The Ultimate Diablo: New version of Blizzard’s classic game released on consolesWritten by Jeff McGinnis | | firstname.lastname@example.org
For being one of the most popular PC games ever made, “Diablo 3″ is surprisingly simplistic when it comes to its actual gameplay. From moment to moment, the action RPG largely consists of walking into a new section of map (mine, dungeon, Heaven, Hell, what have you) and mashing buttons to kill all the enemies in front of you as quickly as possible. Sure, that sentence could describe most games, but it sums up few as unabashedly as “Diablo.”
Really, when one strips away the particulars from Blizzard’s epic, you’re left with what is on its surface a fairly thin experience in term of actual gameplay. But that would be missing the point, because the particulars are what “Diablo 3″ is really all about. Sure the combat is simple, but you can augment it with more variables by leveling up and collecting ever-increasingly powerful items. The game becomes an endless loop of exploration and combat, grinding your way through this challenge so you can be better prepared for the next.
The fact that the basics of “Diablo 3″‘s interface are so basic yet addictive makes the game oddly perfect for a transition to consoles. Whereas many PC games struggle to make the leap to a controller-and-couch setting, simply because their complex control schemes may be impossible on a console interface, “Diablo”‘s relatively simple combat mechanics almost work better in a console environment. And honestly, the idea of playing a game like this with numerous friends crowded around the same big screen TV might in and of itself justify buying “Diablo” all over again.
When the game was first released on consoles last fall — on PlayStation 3 and Xbox 360 — it was a well-made but flawed edition that mostly did a fine job keeping up the production values PC “Diablo” fans were used to, but occasionally lagged in performance and had to make graphical concessions to make the game workable for last-gen. More crucially, though, the title would not see the regular updates PC fans were used to — the publishers, Blizzard Entertainment, are famous for consistently pushing out patches and tweaks to their titles for years, but such regular alterations to “Diablo” just wouldn’t be possible with old school platform architecture.
Well, a new day has dawned with the release of the new “Diablo 3: Ultimate Evil Edition” for platforms. Not only does this new release include the excellent “Reaper of Souls” expansion pack which came out this past February (along with several new modes that greatly increase the game’s replay value), but it marks “Diablo”‘s debut on Xbox One and PlayStation 4. These releases aren’t cheap, though, with the next-gen versions running a full $60, while the PS3 and 360 “Ultimate Evil” editions cost $20 less. Is next-gen worth the upgrade? More to the point, is this new version worth it for fans who already own “Diablo” in some capacity?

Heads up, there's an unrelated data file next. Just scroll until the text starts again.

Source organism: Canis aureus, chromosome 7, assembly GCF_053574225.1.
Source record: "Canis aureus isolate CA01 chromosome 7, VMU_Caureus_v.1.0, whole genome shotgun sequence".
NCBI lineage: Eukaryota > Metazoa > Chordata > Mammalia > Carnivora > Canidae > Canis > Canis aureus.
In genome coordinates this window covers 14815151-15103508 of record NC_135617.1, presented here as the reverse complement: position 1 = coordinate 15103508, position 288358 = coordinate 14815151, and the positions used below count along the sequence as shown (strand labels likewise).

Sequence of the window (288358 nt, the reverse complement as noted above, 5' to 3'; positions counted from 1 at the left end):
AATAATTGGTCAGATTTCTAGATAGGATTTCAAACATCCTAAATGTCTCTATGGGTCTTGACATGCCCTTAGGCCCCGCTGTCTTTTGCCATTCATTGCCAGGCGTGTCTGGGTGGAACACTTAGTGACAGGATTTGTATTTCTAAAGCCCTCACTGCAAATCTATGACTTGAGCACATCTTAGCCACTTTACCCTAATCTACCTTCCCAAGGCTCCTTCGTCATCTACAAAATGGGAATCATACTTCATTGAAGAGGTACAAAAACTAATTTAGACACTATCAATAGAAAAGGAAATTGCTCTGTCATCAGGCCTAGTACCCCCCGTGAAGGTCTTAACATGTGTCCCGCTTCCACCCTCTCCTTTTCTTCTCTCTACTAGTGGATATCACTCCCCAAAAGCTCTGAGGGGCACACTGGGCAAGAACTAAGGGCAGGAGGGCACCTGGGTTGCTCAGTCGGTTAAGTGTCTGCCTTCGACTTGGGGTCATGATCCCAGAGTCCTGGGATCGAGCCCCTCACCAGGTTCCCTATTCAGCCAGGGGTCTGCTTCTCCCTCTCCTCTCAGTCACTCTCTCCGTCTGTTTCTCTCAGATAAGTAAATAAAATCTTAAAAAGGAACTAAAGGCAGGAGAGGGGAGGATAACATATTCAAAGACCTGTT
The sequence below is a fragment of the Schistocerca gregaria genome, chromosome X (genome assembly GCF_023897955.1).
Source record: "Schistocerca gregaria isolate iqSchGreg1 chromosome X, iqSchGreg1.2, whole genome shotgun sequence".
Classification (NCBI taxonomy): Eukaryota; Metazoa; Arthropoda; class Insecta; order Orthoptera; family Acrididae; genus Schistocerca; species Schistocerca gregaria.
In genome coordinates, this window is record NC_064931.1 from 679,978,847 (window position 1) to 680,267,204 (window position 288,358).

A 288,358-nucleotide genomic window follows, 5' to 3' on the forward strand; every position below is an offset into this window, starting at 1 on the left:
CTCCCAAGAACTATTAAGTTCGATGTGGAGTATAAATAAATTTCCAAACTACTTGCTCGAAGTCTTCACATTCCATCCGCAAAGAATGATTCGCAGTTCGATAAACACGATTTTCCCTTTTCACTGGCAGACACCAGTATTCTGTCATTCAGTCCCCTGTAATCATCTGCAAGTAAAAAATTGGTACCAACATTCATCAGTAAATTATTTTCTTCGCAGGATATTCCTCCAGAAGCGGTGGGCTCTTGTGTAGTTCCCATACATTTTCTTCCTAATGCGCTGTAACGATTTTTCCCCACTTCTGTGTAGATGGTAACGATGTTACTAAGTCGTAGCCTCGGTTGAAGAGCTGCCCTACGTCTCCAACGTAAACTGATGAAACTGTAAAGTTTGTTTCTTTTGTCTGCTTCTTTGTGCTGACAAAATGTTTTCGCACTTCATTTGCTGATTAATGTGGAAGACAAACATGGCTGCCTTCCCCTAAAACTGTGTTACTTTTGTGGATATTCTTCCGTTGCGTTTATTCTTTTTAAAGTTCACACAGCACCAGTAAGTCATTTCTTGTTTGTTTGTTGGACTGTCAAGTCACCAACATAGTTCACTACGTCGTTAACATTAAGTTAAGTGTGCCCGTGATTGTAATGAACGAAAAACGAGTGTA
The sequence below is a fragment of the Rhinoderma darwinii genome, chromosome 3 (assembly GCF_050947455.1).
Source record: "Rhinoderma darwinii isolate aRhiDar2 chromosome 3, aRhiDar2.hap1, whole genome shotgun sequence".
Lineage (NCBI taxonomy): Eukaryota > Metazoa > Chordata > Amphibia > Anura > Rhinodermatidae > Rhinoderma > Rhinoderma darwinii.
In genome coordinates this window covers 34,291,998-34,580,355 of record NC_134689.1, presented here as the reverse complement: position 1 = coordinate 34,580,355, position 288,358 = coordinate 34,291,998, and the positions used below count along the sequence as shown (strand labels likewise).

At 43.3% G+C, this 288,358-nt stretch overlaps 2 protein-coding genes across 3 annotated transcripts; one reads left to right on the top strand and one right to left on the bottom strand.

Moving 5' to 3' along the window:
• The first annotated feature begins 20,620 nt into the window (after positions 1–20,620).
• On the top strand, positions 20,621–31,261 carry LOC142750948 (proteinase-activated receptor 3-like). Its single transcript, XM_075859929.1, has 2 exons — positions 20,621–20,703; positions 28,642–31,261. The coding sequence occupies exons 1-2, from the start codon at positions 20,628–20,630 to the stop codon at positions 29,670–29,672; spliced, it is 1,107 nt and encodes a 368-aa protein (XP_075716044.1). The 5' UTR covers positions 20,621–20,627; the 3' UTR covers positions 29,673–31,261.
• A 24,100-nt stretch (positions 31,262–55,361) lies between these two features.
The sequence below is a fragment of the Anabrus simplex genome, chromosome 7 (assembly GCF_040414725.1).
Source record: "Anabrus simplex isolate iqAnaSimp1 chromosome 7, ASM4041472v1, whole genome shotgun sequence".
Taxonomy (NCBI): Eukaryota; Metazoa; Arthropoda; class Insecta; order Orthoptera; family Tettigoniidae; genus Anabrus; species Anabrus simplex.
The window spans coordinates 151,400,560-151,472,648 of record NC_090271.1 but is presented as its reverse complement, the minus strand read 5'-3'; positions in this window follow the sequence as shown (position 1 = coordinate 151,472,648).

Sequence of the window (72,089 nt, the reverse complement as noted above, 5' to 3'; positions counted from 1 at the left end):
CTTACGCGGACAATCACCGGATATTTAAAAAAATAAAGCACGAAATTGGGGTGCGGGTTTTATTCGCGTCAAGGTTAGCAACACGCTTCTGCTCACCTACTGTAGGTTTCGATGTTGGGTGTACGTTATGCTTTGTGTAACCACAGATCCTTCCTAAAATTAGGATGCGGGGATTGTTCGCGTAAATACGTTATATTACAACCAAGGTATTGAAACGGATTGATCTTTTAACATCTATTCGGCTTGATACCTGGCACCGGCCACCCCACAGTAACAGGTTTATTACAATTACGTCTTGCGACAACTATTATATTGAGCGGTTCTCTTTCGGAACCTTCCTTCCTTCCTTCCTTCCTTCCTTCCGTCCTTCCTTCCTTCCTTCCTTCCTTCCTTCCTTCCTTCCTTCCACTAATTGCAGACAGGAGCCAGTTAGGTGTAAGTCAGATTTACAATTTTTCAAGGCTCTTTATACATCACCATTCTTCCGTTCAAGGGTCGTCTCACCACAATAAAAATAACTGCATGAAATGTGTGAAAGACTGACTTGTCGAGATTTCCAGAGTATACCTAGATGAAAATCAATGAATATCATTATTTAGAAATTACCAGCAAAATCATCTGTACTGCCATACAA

It’s hard to say the changes made for the new version of the game will warrant the hefty price tag for longtime fans, but there is little doubt that the tweaks made for next-gen consoles make for a much more smooth and enjoyable experience. The game (on PS4, at least, the version played for this review) runs reliably at a smooth 60 fps, with not a hint of the stuttering and chugging that plagued its PS3 counterpart. Menus and status bars have been slightly redesigned to make them easier to use and more functional. Load times have been reduced significantly.
The game even makes it easy for fans who have previous console versions to upgrade without losing progress: Your game save and all characters can be transferred to the new release, meaning not a single precious item will be lost. In addition, Blizzard has made it clear that the architecture of next-gen systems means that any patches made for the PC version of the game will eventually find their way to consoles, as well. (This promise will be tested soon, as the PC version just saw the release of Patch 2.1, introducing a bunch of new features — when it will arrive on PS4 and Xbox remains to be seen.)
In all, fans who have already played “Diablo” on consoles will find a clearly superior experience with the “Ultimate Evil Edition,” and fans that have never experienced the game are in for a treat. Whether it’s worth the cost for fans who already own the original game (on PC or console) is entirely up to the individual. Personally, I find the improved performance and promise of updates are enough to justify the switch. But for a casual fan just looking to raid some dungeons with his buddies, the original game will still more than serve their purpose.